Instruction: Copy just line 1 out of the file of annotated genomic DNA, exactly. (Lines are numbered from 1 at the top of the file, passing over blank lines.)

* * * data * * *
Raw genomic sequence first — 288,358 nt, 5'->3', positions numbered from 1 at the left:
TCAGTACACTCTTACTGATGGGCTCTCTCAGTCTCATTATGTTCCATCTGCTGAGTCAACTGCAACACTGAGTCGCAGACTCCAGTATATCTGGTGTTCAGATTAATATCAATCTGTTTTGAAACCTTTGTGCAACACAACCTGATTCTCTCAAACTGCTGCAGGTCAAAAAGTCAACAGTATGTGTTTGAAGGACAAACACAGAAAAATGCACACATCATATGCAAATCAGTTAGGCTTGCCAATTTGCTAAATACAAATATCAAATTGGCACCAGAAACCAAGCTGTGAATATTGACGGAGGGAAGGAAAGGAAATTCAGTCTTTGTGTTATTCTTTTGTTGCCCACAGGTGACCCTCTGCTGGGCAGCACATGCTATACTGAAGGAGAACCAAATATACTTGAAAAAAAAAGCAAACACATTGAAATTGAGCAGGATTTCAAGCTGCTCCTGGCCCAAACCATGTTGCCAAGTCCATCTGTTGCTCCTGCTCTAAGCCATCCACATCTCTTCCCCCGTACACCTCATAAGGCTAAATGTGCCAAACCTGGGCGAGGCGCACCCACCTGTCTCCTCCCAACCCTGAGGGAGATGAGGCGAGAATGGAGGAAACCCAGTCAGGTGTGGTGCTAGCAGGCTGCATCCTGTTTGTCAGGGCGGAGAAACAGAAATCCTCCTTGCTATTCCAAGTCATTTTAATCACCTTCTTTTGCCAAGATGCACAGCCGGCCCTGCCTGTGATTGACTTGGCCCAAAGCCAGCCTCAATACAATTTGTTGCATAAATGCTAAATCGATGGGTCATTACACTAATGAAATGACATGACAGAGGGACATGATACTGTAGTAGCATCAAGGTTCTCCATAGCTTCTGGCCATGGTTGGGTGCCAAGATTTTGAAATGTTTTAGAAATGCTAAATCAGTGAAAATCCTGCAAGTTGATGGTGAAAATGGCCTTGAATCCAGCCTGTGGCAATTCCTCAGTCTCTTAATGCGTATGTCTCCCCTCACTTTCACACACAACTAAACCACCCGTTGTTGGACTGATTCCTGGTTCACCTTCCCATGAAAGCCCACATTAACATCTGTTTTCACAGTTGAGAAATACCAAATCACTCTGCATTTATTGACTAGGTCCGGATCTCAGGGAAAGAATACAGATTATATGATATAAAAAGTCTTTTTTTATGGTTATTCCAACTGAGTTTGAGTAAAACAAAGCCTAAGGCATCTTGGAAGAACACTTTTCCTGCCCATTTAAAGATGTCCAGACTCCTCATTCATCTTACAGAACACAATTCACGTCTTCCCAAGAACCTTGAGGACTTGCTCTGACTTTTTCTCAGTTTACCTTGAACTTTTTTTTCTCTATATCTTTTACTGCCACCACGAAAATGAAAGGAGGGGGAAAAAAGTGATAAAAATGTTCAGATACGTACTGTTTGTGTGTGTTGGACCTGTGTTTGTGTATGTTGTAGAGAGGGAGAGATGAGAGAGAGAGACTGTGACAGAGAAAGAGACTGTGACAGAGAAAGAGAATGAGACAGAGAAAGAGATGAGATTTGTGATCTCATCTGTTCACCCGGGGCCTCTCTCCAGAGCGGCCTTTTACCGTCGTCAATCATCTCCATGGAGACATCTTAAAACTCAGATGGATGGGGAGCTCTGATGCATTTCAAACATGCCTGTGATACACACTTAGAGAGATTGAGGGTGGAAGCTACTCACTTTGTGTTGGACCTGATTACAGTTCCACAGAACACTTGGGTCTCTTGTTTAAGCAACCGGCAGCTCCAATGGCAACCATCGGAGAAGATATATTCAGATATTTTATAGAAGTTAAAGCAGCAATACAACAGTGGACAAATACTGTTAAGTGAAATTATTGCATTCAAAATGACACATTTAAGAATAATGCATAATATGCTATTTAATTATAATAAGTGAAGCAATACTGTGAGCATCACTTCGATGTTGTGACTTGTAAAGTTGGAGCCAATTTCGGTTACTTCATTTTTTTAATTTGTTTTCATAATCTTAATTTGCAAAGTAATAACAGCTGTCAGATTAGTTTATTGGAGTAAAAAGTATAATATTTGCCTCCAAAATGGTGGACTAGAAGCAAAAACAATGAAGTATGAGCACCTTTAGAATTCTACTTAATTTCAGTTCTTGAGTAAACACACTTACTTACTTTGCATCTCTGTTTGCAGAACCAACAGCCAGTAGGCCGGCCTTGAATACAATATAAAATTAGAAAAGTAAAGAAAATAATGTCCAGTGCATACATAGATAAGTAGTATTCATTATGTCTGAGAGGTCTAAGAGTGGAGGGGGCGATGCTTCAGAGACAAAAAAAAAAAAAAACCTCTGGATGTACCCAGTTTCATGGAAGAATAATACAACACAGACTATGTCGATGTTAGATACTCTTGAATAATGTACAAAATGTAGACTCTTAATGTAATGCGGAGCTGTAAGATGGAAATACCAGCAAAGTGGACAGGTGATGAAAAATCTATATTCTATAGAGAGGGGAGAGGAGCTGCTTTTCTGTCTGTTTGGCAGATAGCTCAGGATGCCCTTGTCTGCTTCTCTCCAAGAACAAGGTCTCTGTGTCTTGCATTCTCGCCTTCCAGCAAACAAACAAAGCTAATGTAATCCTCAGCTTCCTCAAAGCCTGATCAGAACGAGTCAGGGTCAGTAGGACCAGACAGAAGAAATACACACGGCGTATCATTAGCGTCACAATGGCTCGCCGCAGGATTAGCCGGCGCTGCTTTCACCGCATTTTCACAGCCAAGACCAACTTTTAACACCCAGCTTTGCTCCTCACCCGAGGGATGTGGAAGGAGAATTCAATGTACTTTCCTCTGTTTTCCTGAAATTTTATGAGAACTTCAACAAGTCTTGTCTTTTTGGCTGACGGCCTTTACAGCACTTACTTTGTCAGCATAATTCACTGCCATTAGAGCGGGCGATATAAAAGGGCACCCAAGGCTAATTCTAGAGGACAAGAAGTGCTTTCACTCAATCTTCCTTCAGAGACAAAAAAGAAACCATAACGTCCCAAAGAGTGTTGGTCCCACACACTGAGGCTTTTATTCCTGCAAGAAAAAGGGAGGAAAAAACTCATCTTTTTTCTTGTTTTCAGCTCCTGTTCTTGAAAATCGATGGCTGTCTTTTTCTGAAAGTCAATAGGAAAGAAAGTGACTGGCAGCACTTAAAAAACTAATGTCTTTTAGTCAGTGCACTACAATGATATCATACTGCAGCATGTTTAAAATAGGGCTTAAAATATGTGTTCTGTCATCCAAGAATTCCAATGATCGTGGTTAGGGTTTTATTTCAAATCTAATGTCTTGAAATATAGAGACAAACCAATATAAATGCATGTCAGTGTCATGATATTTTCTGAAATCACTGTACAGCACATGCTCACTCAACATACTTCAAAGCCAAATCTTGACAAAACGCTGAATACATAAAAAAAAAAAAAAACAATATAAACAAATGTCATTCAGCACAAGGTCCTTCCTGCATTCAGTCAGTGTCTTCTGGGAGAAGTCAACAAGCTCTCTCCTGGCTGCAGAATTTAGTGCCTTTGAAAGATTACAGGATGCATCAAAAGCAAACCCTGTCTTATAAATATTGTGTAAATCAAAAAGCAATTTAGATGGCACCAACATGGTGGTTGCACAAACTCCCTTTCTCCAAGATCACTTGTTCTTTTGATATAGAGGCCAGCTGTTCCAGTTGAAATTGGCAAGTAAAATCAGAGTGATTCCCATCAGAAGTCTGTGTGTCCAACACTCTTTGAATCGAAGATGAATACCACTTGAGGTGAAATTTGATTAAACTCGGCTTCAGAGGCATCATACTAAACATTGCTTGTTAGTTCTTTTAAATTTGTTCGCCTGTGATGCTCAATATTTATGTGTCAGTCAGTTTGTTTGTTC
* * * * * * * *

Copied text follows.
Raw genomic sequence first — 288,358 nt, 5'->3', positions numbered from 1 at the left: